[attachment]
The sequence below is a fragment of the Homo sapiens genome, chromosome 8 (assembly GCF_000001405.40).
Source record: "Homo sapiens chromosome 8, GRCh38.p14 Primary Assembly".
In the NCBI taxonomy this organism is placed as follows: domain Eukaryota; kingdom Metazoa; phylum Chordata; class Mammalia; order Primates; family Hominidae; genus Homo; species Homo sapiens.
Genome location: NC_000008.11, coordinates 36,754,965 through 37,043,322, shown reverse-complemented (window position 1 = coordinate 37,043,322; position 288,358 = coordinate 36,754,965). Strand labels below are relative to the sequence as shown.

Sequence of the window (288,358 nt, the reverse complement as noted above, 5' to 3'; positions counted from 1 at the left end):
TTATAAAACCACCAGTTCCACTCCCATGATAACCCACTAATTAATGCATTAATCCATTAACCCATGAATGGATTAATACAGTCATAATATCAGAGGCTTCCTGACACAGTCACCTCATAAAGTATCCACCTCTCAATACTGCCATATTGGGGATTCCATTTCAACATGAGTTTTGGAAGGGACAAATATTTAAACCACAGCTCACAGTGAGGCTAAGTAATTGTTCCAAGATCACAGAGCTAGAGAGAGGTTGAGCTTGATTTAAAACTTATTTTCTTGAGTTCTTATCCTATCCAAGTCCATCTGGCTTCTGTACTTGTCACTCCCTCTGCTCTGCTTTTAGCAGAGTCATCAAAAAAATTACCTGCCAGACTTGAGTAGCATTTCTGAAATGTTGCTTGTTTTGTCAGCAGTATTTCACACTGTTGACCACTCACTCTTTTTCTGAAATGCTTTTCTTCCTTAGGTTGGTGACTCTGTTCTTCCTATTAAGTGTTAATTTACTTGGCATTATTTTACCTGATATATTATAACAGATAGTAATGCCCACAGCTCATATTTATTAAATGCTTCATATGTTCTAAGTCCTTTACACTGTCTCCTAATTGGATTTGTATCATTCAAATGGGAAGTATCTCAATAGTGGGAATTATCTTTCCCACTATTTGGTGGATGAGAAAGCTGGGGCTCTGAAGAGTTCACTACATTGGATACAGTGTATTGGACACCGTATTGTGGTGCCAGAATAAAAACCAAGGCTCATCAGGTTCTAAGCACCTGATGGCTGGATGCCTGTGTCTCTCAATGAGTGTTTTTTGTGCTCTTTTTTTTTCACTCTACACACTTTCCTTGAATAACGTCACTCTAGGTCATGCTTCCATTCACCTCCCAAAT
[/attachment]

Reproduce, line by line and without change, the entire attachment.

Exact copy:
The sequence below is a fragment of the Homo sapiens genome, chromosome 8 (assembly GCF_000001405.40).
Source record: "Homo sapiens chromosome 8, GRCh38.p14 Primary Assembly".
In the NCBI taxonomy this organism is placed as follows: domain Eukaryota; kingdom Metazoa; phylum Chordata; class Mammalia; order Primates; family Hominidae; genus Homo; species Homo sapiens.
Genome location: NC_000008.11, coordinates 36,754,965 through 37,043,322, shown reverse-complemented (window position 1 = coordinate 37,043,322; position 288,358 = coordinate 36,754,965). Strand labels below are relative to the sequence as shown.

Sequence of the window (288,358 nt, the reverse complement as noted above, 5' to 3'; positions counted from 1 at the left end):
TTATAAAACCACCAGTTCCACTCCCATGATAACCCACTAATTAATGCATTAATCCATTAACCCATGAATGGATTAATACAGTCATAATATCAGAGGCTTCCTGACACAGTCACCTCATAAAGTATCCACCTCTCAATACTGCCATATTGGGGATTCCATTTCAACATGAGTTTTGGAAGGGACAAATATTTAAACCACAGCTCACAGTGAGGCTAAGTAATTGTTCCAAGATCACAGAGCTAGAGAGAGGTTGAGCTTGATTTAAAACTTATTTTCTTGAGTTCTTATCCTATCCAAGTCCATCTGGCTTCTGTACTTGTCACTCCCTCTGCTCTGCTTTTAGCAGAGTCATCAAAAAAATTACCTGCCAGACTTGAGTAGCATTTCTGAAATGTTGCTTGTTTTGTCAGCAGTATTTCACACTGTTGACCACTCACTCTTTTTCTGAAATGCTTTTCTTCCTTAGGTTGGTGACTCTGTTCTTCCTATTAAGTGTTAATTTACTTGGCATTATTTTACCTGATATATTATAACAGATAGTAATGCCCACAGCTCATATTTATTAAATGCTTCATATGTTCTAAGTCCTTTACACTGTCTCCTAATTGGATTTGTATCATTCAAATGGGAAGTATCTCAATAGTGGGAATTATCTTTCCCACTATTTGGTGGATGAGAAAGCTGGGGCTCTGAAGAGTTCACTACATTGGATACAGTGTATTGGACACCGTATTGTGGTGCCAGAATAAAAACCAAGGCTCATCAGGTTCTAAGCACCTGATGGCTGGATGCCTGTGTCTCTCAATGAGTGTTTTTTGTGCTCTTTTTTTTTCACTCTACACACTTTCCTTGAATAACGTCACTCTAGGTCATGCTTCCATTCACCTCCCAAAT